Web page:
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VI

[6arg] On the Enigma.


THE kind of composition which the Greeks call “enigmas,” some of our early writers called scirpi, or “rushes.” 1 An example is the enigma composed of three iambic trimeters which I recently found— very old, by Jove! and very neat. I have left it unanswered, in order to excite the ingenuity of my readers in seeking for an answer. The three verses are these:
I know not if he's minus once or twice,
Or both of these, who would not give his place,
As I once heard it said, to Jove himself.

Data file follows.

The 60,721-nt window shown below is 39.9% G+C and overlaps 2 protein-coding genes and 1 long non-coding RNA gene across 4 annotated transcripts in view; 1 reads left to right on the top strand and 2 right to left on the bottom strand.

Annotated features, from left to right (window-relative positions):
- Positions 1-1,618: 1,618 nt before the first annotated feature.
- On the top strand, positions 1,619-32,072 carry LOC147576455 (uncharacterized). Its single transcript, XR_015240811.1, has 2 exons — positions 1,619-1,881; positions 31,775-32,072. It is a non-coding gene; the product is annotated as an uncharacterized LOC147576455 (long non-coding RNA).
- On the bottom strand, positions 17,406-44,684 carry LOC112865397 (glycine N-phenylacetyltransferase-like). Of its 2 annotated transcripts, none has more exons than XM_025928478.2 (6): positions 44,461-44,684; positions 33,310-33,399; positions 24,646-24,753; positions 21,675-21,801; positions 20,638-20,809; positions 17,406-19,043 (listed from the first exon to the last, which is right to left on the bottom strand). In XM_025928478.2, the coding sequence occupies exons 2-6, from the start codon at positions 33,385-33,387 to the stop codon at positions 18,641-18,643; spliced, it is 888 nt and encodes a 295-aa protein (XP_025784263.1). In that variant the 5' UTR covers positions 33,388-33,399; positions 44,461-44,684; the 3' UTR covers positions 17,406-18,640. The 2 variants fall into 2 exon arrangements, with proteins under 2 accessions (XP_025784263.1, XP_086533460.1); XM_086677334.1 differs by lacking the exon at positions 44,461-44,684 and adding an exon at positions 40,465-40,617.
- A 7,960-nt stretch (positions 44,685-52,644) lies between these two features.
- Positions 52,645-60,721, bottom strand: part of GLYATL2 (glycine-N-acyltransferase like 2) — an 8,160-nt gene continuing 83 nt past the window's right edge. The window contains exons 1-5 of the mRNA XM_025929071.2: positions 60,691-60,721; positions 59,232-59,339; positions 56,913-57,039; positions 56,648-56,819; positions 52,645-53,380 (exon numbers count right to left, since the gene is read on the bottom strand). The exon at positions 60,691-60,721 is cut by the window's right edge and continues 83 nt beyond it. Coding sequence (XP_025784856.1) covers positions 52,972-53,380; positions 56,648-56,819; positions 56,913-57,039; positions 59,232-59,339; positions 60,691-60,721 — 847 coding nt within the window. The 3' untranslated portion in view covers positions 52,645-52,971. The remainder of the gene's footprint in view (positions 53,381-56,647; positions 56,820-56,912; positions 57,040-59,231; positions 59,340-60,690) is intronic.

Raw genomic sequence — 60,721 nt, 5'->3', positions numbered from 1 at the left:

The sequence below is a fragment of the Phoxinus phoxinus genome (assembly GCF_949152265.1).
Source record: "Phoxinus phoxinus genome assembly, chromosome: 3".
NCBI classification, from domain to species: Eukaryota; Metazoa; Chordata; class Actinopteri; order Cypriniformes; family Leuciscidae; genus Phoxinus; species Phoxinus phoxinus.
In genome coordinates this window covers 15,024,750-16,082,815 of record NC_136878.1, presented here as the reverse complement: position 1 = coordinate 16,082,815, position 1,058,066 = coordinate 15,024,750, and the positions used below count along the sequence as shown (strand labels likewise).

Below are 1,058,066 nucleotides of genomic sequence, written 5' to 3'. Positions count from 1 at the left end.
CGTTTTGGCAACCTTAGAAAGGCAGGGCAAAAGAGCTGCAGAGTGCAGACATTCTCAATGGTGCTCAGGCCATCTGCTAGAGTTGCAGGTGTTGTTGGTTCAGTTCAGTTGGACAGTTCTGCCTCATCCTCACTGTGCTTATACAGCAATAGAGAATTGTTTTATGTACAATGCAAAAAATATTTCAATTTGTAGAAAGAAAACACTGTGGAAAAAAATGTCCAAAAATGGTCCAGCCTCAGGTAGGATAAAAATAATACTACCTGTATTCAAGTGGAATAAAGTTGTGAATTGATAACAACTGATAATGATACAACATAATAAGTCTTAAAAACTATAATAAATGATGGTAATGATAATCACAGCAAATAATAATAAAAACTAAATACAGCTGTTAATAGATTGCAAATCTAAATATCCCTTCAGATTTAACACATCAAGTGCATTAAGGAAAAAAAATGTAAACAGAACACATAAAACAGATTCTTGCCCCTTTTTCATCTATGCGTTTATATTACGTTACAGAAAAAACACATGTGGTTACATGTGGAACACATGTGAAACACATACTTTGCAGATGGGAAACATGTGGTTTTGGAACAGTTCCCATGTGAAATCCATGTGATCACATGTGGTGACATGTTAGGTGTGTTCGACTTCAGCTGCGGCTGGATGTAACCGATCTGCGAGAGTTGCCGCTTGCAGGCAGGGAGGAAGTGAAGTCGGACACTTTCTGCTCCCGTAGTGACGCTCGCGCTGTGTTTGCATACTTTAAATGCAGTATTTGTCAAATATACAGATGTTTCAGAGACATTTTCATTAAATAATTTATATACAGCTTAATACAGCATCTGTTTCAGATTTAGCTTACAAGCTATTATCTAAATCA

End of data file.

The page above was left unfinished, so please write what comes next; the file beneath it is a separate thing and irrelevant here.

He who does not wish to puzzle himself too long will find the answer 2 in the second book of Varro's Latin Language, addressed to Marcellus. 3

[p. 385]

1 Apparently so called from the involved pattern of plaited rushes.

2 The answer is Terminus. Once minus and twice minus = thrice (ter) minus. In the cella of Jupiter on the Capitolium, or possibly in the pronaos, there was a terminal cippus, representing Terminus, who refused to be removed from his original site.

3 Fr. 55. G. & S.

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load focus Introduction (John C. Rolfe, 1927)
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  • Cross-references to this page (2):
    • A Dictionary of Greek and Roman Antiquities (1890), PRAECO
    • A Dictionary of Greek and Roman Antiquities (1890), RESTITUTO´RIA ACTIO
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